I cited the year 2014 above as a sentinel boundary because in that year the first big anti-price fixing lawsuit came to be brought against the real culprits, our former friends, and beneficiaries, the generic drug manufacturers and marketers.

It turned out that those companies had morphed into the typical monopolistically large company. It seems that often when companies reach a certain enormous critical mass in their particular marketplace, they start to take advantage of their size and try, and often succeed, in controlling their marketplace. They eat up more of their competition and eliminate their rivals, removing that usual checks and balances set of economic controls attendant to free-market competition. And they can do so, since if they in the class of company Death Stars, they usually possess enormous cash reserves and can dominate the forces in their marketplace, such as advertising, opening large numbers of stores, etc.

And, then they start to look for other means of expanding their economic dominance outside the application of ordinary marketing and production. They start to work with the few remaining equally dominant rivals in their industry by working to set the prices of their goods MUTUALLY. In other words, price-fixing. And this started to happen in the generic drug industry. And by 2014 the lawsuits by states and the Federal government’s corrective enforcement bodies started.

And the depth of price-fixing was bold, audacious and as bad as the scandals around the price of Epi-Pens and other medications that lit up the ire of the public in the past several years. Expect that it involved hundreds of generic medications and dozens of generic manufacturers. The cost to the public began to be conservatively calculated as running into the many, many billions of dollars.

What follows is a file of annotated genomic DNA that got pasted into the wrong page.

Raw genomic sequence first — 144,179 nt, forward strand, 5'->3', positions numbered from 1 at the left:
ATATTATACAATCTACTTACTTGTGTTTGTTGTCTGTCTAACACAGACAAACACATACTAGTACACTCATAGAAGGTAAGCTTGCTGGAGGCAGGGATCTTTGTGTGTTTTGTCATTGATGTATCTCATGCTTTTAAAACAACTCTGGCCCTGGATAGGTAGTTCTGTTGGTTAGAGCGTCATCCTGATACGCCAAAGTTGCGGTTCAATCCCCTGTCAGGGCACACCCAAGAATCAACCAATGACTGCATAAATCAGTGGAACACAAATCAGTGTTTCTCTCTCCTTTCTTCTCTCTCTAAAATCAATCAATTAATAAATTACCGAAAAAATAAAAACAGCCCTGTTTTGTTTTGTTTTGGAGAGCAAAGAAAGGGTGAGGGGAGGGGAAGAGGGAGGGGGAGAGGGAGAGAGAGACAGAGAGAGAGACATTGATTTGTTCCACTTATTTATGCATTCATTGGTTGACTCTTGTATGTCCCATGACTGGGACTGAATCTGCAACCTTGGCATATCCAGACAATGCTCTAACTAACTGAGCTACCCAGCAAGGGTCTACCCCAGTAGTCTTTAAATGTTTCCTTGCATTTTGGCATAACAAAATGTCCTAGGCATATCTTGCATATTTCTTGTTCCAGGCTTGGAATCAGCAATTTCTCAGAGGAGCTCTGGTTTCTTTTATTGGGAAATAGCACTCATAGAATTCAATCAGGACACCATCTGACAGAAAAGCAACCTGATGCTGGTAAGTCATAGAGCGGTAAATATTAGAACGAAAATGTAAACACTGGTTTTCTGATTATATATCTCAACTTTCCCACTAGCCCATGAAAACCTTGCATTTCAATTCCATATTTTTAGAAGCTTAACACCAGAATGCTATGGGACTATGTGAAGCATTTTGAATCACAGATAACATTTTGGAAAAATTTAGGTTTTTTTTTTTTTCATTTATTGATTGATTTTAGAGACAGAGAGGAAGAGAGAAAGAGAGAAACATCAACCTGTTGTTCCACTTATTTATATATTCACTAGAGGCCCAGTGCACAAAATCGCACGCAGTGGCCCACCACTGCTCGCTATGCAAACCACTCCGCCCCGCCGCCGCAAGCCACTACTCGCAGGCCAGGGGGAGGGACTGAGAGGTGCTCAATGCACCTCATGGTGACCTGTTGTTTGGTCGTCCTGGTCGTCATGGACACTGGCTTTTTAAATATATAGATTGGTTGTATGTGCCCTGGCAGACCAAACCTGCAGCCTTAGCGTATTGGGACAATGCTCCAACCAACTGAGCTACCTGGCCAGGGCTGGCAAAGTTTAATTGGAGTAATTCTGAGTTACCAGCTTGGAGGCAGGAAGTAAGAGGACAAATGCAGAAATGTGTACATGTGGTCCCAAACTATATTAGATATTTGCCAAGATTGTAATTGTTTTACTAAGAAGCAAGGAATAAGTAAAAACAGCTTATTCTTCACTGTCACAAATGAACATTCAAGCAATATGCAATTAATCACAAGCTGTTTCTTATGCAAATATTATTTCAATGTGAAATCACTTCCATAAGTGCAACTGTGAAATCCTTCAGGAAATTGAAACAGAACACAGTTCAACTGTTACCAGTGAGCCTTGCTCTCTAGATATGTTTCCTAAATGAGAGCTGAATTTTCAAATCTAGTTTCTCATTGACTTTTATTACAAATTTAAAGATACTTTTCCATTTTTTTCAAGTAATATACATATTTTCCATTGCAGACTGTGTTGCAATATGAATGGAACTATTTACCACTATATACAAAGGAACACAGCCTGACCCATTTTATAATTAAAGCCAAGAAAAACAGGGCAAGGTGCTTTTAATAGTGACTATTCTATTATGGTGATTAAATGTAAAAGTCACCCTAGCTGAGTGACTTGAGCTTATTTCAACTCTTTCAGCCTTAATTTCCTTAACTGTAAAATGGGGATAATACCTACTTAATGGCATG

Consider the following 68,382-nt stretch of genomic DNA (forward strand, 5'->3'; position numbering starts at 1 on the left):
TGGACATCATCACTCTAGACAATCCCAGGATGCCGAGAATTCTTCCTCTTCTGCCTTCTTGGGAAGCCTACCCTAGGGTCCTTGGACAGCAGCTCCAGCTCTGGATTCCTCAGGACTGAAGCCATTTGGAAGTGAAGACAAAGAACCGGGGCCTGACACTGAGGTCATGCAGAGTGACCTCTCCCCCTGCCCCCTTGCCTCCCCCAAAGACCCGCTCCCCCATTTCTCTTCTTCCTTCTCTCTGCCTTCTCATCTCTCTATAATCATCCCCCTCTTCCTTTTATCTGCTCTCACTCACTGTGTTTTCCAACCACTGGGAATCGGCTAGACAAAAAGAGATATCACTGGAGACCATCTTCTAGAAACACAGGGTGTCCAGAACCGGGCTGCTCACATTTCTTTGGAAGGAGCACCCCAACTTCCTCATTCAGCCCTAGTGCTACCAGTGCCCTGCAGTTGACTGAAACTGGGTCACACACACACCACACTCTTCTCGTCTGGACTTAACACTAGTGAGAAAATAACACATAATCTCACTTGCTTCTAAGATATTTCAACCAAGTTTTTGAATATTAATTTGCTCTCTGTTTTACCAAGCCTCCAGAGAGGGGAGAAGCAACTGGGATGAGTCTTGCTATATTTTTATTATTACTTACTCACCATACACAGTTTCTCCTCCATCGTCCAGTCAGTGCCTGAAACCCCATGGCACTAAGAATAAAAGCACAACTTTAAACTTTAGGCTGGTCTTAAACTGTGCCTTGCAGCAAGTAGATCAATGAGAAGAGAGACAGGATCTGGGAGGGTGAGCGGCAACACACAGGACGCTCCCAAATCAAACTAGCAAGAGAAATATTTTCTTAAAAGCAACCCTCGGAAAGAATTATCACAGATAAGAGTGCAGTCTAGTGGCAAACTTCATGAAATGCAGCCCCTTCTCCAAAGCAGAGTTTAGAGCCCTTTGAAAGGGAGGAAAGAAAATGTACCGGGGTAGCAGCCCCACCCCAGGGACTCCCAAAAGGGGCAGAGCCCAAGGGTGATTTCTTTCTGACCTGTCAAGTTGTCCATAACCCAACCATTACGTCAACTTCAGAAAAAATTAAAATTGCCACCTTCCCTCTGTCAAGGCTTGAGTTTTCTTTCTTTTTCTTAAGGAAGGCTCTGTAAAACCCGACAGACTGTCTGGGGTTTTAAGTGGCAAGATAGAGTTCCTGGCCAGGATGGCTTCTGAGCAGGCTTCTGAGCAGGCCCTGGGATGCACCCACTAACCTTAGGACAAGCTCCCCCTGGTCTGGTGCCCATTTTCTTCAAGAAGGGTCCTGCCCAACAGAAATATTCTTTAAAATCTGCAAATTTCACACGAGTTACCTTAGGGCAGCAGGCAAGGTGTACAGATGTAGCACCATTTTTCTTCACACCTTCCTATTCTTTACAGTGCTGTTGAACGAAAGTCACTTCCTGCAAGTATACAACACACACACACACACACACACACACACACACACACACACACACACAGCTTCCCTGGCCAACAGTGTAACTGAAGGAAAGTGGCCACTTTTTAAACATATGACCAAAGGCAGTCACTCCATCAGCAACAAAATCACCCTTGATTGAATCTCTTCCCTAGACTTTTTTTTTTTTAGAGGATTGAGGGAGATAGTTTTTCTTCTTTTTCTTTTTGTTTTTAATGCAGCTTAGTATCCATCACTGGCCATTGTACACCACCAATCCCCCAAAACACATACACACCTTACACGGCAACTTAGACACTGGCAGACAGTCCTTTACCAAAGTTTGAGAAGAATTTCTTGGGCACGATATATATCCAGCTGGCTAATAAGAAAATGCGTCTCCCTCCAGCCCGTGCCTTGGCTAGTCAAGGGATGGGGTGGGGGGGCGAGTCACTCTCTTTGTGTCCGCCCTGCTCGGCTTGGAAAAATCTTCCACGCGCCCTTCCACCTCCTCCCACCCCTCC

An explanatory article from a litigation firm offers just about as good an explanation as I have found regarding this whole mess. It also defines for readers not familiar with the generic drug world, the in’s and out’s of the terms and the relationship of brand name drugs, their patent lives, and the generic drugs.  Generic Drug Price-Fixing Lawsuit, from the firm NastLaw.

A listing of many of the firms involved in the price-fixing include several well-known names that are indeed giants in generic medicine pharmaceutical constellation:


  • Mylan Pharmaceuticals
  • Teva Pharmaceuticals
  • Actavis
  • Heritage Pharmaceuticals
  • Impax Laboratories
  • West-Ward Pharmaceuticals
  • Par Pharmaceuticals
  • Aurobindo Pharma
  • Mayne Pharma
  • Lannett
  • Sun Pharma
  • Upsher Smith Laboratories
  • Mutual Pharmaceuticals
  • Sandoz
  • Perrigo
  • Fougera Pharmaceuticals
  • Taro Pharmaceuticals
  • Dr. Reddy’s Laboratories
  • Zydus Pharmaceuticals

As usual, I like to offer the reader-selected news pieces that report on the trends and phenomenon that I ardently discuss. One recent article, Price of an OCD drug jumped 1,200%. State attorneys general blame price-fixing focuses on an old psychiatric drug, clomipramine. When it came out it was moderately costly but then it went generic relatively early in its life as it had been an old drug on the research shelf of forgotten drugs [a fascinating story by the way]. Then it was caught up in this national price-fixing orgy by the generics. This report cited above, very aptly illustrates what happened in many instances of recent generic price-fixing.